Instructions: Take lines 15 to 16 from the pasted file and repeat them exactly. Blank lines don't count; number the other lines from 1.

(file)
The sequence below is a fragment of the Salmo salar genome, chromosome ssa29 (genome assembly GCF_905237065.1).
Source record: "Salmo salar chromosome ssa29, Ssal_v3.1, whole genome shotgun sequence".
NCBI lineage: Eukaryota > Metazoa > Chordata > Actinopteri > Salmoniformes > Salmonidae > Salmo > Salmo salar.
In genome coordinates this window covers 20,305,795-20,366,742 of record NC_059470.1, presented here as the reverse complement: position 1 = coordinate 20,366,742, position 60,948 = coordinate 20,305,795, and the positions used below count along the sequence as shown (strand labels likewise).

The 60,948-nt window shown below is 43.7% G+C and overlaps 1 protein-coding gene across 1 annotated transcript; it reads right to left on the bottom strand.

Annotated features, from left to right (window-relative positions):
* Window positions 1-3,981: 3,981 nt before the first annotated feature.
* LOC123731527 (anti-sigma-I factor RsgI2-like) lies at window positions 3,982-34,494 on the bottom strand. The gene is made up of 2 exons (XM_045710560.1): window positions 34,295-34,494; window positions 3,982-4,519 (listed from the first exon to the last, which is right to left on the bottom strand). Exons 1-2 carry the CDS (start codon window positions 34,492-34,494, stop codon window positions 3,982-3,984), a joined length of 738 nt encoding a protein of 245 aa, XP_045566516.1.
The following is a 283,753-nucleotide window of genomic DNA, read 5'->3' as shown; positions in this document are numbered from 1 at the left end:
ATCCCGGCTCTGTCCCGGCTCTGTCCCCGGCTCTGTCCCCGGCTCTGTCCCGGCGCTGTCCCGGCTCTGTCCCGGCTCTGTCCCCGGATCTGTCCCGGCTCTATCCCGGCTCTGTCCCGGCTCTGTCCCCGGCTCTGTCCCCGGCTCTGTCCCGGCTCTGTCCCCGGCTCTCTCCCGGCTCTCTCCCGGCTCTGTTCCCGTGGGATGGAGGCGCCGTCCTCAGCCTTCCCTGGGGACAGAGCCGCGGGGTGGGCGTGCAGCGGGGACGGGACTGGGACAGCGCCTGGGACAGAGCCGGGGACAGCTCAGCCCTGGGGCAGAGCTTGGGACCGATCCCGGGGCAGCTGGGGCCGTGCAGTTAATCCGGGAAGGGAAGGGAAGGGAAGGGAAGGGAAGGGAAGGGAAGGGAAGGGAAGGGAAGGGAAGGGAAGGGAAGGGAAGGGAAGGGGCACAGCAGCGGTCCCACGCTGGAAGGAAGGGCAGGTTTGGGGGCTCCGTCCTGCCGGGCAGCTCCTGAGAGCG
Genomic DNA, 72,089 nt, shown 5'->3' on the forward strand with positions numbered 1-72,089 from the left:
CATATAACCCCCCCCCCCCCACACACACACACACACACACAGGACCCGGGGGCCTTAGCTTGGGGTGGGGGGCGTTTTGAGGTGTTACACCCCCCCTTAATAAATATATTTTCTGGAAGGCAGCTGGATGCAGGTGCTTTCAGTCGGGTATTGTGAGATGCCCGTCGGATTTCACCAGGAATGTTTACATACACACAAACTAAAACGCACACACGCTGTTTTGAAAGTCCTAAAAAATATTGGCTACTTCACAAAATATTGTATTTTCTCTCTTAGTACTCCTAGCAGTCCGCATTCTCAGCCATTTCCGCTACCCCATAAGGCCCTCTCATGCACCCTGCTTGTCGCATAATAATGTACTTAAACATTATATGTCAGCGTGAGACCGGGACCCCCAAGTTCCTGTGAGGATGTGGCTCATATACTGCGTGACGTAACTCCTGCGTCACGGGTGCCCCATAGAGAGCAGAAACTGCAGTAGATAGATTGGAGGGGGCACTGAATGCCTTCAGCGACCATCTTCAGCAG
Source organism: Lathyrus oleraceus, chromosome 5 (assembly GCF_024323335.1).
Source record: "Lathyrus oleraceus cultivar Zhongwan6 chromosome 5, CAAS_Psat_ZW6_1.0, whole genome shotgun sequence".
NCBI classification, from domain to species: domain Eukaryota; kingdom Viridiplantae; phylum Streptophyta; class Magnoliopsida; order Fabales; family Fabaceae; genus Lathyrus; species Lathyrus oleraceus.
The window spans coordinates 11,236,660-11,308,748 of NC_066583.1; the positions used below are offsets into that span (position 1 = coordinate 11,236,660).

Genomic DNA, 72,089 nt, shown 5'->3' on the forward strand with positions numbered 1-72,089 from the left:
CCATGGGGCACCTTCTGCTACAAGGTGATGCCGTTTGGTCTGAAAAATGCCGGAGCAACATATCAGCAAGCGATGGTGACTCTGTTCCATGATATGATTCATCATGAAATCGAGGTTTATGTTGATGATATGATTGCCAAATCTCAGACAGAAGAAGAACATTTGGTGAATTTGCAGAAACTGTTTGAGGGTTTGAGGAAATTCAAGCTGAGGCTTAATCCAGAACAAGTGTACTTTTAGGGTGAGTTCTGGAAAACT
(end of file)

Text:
NCBI classification, from domain to species: domain Eukaryota; kingdom Viridiplantae; phylum Streptophyta; class Magnoliopsida; order Fabales; family Fabaceae; genus Lathyrus; species Lathyrus oleraceus.
The window spans coordinates 11,236,660-11,308,748 of NC_066583.1; the positions used below are offsets into that span (position 1 = coordinate 11,236,660).